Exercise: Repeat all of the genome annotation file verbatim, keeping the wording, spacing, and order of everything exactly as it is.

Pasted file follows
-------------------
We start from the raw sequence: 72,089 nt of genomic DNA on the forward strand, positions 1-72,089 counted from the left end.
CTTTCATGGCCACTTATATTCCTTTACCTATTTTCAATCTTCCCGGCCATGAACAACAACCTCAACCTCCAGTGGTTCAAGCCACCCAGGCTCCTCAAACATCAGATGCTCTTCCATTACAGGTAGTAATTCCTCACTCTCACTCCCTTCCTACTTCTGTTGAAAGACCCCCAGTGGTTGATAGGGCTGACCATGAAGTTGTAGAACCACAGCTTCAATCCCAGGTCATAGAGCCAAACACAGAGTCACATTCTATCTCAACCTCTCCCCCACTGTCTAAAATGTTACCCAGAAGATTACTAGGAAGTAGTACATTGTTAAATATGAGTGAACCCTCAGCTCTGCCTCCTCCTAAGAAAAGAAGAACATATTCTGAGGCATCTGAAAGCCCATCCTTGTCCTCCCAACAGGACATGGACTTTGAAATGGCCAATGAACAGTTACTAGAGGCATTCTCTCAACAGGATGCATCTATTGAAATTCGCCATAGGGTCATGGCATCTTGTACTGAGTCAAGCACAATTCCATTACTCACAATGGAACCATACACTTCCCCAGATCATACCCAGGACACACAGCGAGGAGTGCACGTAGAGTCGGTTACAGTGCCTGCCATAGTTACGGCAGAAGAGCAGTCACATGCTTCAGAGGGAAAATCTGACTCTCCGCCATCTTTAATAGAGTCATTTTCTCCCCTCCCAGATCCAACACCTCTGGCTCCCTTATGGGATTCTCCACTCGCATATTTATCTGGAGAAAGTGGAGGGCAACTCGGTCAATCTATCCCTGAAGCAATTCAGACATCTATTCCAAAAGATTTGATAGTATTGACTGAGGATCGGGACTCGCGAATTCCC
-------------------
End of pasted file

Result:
We start from the raw sequence: 72,089 nt of genomic DNA on the forward strand, positions 1-72,089 counted from the left end.
CTTTCATGGCCACTTATATTCCTTTACCTATTTTCAATCTTCCCGGCCATGAACAACAACCTCAACCTCCAGTGGTTCAAGCCACCCAGGCTCCTCAAACATCAGATGCTCTTCCATTACAGGTAGTAATTCCTCACTCTCACTCCCTTCCTACTTCTGTTGAAAGACCCCCAGTGGTTGATAGGGCTGACCATGAAGTTGTAGAACCACAGCTTCAATCCCAGGTCATAGAGCCAAACACAGAGTCACATTCTATCTCAACCTCTCCCCCACTGTCTAAAATGTTACCCAGAAGATTACTAGGAAGTAGTACATTGTTAAATATGAGTGAACCCTCAGCTCTGCCTCCTCCTAAGAAAAGAAGAACATATTCTGAGGCATCTGAAAGCCCATCCTTGTCCTCCCAACAGGACATGGACTTTGAAATGGCCAATGAACAGTTACTAGAGGCATTCTCTCAACAGGATGCATCTATTGAAATTCGCCATAGGGTCATGGCATCTTGTACTGAGTCAAGCACAATTCCATTACTCACAATGGAACCATACACTTCCCCAGATCATACCCAGGACACACAGCGAGGAGTGCACGTAGAGTCGGTTACAGTGCCTGCCATAGTTACGGCAGAAGAGCAGTCACATGCTTCAGAGGGAAAATCTGACTCTCCGCCATCTTTAATAGAGTCATTTTCTCCCCTCCCAGATCCAACACCTCTGGCTCCCTTATGGGATTCTCCACTCGCATATTTATCTGGAGAAAGTGGAGGGCAACTCGGTCAATCTATCCCTGAAGCAATTCAGACATCTATTCCAAAAGATTTGATAGTATTGACTGAGGATCGGGACTCGCGAATTCCC